In part one of our investigation into the relationship between sleep and your memory, we learned that knowledge is cemented into our memory through a process called consolidation. Let’s take a closer look into the science that proved this theory.
Starting in 2004, a flurry of studies started to provide new insights into the role of sleep in memory and learning. Targeting the previously under-researched cycle of sleep known as NREM (non-REM) or “slow-wave” sleep, these studies focused on spikes of electrical activity appearing on participant EEGs called “sleep spindles.” The number and density of these spindles correlate to mental activity and learning. But the most interesting part of these studies is the revelation that sleep spindles are associated with integrating new information into our existing body of knowledge. This research has helped to answer the question of ‘what,’ though the question of ‘how’ remains a mystery.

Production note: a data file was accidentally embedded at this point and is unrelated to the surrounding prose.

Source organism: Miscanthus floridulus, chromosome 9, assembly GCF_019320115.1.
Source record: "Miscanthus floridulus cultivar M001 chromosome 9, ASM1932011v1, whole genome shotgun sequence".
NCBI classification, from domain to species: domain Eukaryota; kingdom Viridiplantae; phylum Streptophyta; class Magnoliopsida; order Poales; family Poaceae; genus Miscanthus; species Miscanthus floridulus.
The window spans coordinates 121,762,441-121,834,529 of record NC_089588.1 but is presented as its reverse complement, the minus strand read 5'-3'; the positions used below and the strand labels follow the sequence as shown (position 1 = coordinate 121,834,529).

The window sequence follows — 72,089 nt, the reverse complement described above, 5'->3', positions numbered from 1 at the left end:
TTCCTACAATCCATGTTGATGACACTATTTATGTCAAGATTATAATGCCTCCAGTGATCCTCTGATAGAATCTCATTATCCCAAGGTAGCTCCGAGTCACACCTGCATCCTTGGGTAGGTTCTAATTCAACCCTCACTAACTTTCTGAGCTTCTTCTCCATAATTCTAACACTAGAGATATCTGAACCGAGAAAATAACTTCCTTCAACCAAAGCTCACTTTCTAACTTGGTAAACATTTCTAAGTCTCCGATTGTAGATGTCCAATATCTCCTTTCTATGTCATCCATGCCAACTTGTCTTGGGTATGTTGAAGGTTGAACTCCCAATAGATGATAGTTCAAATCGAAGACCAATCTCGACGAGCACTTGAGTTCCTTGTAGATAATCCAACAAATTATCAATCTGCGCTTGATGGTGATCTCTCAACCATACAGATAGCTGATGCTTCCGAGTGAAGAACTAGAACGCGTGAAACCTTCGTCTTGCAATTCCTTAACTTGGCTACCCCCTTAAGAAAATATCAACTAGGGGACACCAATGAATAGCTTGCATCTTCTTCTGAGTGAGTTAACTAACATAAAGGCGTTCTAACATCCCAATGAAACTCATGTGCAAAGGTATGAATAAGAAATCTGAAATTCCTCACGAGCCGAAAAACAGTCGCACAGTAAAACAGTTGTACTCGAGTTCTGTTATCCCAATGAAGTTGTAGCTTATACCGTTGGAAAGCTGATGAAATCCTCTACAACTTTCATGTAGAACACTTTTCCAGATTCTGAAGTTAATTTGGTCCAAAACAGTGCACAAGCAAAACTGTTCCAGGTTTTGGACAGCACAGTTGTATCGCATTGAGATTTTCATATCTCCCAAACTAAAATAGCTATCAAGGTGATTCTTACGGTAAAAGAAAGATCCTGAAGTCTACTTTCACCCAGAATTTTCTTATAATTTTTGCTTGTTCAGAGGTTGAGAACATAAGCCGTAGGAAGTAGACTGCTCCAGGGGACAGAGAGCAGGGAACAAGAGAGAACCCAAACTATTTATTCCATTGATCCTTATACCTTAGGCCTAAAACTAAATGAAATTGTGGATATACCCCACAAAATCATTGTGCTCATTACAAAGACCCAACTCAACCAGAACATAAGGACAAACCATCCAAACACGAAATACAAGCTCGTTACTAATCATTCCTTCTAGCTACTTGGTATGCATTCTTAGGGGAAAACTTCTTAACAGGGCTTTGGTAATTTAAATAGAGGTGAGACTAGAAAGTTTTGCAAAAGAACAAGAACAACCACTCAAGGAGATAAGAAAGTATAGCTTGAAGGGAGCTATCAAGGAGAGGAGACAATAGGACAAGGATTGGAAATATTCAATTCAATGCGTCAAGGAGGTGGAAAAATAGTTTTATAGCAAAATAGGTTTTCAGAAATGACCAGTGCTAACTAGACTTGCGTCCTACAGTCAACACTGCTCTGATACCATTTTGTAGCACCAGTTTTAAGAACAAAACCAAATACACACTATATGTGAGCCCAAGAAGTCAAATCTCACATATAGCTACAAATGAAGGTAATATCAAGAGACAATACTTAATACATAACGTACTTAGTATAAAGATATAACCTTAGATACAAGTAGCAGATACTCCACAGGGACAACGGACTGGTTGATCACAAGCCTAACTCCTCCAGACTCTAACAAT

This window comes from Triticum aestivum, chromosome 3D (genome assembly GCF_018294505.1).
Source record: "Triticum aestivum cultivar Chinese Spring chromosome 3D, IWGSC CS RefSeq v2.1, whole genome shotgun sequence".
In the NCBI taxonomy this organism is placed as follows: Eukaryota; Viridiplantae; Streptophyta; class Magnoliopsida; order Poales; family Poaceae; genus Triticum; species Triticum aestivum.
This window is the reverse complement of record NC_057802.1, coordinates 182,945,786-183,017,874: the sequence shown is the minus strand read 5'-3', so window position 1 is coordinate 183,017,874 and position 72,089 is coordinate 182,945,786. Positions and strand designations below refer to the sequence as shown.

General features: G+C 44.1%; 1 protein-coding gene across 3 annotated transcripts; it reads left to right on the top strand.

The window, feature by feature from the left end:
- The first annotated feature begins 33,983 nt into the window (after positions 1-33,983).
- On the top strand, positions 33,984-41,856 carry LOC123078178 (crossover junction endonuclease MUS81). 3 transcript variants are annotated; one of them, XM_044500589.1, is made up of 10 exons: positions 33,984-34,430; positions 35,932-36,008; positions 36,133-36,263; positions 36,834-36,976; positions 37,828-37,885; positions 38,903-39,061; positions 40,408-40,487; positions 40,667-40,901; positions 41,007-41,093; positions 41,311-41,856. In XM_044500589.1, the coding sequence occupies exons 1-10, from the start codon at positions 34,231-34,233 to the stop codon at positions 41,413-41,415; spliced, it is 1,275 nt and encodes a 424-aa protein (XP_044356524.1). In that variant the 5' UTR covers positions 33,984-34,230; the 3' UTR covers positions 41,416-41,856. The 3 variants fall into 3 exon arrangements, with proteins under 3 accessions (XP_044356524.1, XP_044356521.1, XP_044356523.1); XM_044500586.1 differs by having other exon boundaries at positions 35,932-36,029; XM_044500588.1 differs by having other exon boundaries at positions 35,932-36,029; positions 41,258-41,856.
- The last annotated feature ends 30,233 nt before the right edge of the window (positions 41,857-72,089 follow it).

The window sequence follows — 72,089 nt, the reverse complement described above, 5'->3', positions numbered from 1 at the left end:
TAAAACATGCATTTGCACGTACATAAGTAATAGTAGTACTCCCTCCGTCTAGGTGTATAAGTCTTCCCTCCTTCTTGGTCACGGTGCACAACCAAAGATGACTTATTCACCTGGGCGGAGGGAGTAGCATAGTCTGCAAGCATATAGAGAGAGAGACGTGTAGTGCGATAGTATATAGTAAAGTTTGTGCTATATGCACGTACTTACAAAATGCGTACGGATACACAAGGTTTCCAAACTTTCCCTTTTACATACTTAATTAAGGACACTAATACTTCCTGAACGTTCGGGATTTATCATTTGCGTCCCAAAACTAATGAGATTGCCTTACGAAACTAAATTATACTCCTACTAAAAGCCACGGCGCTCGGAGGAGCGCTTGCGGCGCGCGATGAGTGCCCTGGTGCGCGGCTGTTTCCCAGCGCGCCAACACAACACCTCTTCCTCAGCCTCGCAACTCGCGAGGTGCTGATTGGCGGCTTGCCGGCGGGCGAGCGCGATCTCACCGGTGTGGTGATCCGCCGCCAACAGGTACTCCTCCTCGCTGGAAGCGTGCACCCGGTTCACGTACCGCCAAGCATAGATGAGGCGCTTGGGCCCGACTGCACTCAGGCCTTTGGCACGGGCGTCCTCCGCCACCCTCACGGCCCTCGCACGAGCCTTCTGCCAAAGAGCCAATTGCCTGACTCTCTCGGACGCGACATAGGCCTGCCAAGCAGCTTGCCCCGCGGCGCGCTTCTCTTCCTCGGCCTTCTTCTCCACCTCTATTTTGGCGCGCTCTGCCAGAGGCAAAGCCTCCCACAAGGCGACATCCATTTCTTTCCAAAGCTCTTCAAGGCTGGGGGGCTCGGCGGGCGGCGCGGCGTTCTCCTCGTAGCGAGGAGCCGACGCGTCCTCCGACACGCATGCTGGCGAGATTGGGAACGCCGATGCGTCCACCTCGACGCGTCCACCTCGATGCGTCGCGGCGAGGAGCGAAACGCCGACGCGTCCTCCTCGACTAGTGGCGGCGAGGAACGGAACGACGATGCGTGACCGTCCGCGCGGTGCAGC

|Sleep Spindle Quick Facts|
|Each spindle lasts about a second.|
|There can be as many as a thousand spindles in a night’s sleep.|
|Spindles increase during periods of learning.|
|Spindles decline with old age.|
In a 2010 study, subjects who spent more time in various sleep stages had more spindle activity and showed improvement in recall/recognition tasks—though it is nearly impossible to manage the number of sleep spindles you have when you’re snoozing. But the research doesn’t end with slow-wave sleep. Additional studies have also brought light to the importance of REM sleep—the dream cycle—in knowledge integration. When it comes to learning, there does not appear to be any part of the sleep cycle that is expendable.
What is the takeaway here? Medical education is ongoing. If you stop learning, your practice will suffer. And if you cut down on sleep, you cut down on learning. So, make a point of getting sleep after you refresh your knowledge or learn something new. You’ll not only feel better, you’ll end up knowing more.